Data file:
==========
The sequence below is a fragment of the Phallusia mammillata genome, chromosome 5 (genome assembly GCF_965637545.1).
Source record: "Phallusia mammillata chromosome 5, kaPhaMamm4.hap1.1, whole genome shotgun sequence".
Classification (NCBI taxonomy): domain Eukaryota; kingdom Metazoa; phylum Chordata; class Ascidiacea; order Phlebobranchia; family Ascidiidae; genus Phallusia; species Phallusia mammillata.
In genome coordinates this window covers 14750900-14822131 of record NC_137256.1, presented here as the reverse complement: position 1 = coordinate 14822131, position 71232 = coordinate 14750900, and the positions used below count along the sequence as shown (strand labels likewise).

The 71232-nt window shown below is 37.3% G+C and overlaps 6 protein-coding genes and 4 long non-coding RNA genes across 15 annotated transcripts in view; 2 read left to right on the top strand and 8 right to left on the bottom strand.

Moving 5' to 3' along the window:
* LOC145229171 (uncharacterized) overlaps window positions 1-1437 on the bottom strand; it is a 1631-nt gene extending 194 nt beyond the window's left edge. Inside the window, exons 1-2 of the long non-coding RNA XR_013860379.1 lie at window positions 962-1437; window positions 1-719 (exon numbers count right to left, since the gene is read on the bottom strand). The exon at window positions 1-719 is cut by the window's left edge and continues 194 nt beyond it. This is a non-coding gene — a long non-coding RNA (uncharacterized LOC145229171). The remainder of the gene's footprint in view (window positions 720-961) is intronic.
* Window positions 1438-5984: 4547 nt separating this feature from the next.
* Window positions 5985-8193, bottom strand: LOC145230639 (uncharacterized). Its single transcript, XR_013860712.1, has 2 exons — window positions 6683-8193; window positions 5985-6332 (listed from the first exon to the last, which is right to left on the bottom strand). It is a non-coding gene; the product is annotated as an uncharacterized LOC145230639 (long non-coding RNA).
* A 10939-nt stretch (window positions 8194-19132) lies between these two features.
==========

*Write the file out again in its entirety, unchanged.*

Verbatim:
The sequence below is a fragment of the Phallusia mammillata genome, chromosome 5 (genome assembly GCF_965637545.1).
Source record: "Phallusia mammillata chromosome 5, kaPhaMamm4.hap1.1, whole genome shotgun sequence".
Classification (NCBI taxonomy): domain Eukaryota; kingdom Metazoa; phylum Chordata; class Ascidiacea; order Phlebobranchia; family Ascidiidae; genus Phallusia; species Phallusia mammillata.
In genome coordinates this window covers 14750900-14822131 of record NC_137256.1, presented here as the reverse complement: position 1 = coordinate 14822131, position 71232 = coordinate 14750900, and the positions used below count along the sequence as shown (strand labels likewise).

The 71232-nt window shown below is 37.3% G+C and overlaps 6 protein-coding genes and 4 long non-coding RNA genes across 15 annotated transcripts in view; 2 read left to right on the top strand and 8 right to left on the bottom strand.

Moving 5' to 3' along the window:
* LOC145229171 (uncharacterized) overlaps window positions 1-1437 on the bottom strand; it is a 1631-nt gene extending 194 nt beyond the window's left edge. Inside the window, exons 1-2 of the long non-coding RNA XR_013860379.1 lie at window positions 962-1437; window positions 1-719 (exon numbers count right to left, since the gene is read on the bottom strand). The exon at window positions 1-719 is cut by the window's left edge and continues 194 nt beyond it. This is a non-coding gene — a long non-coding RNA (uncharacterized LOC145229171). The remainder of the gene's footprint in view (window positions 720-961) is intronic.
* Window positions 1438-5984: 4547 nt separating this feature from the next.
* Window positions 5985-8193, bottom strand: LOC145230639 (uncharacterized). Its single transcript, XR_013860712.1, has 2 exons — window positions 6683-8193; window positions 5985-6332 (listed from the first exon to the last, which is right to left on the bottom strand). It is a non-coding gene; the product is annotated as an uncharacterized LOC145230639 (long non-coding RNA).
* A 10939-nt stretch (window positions 8194-19132) lies between these two features.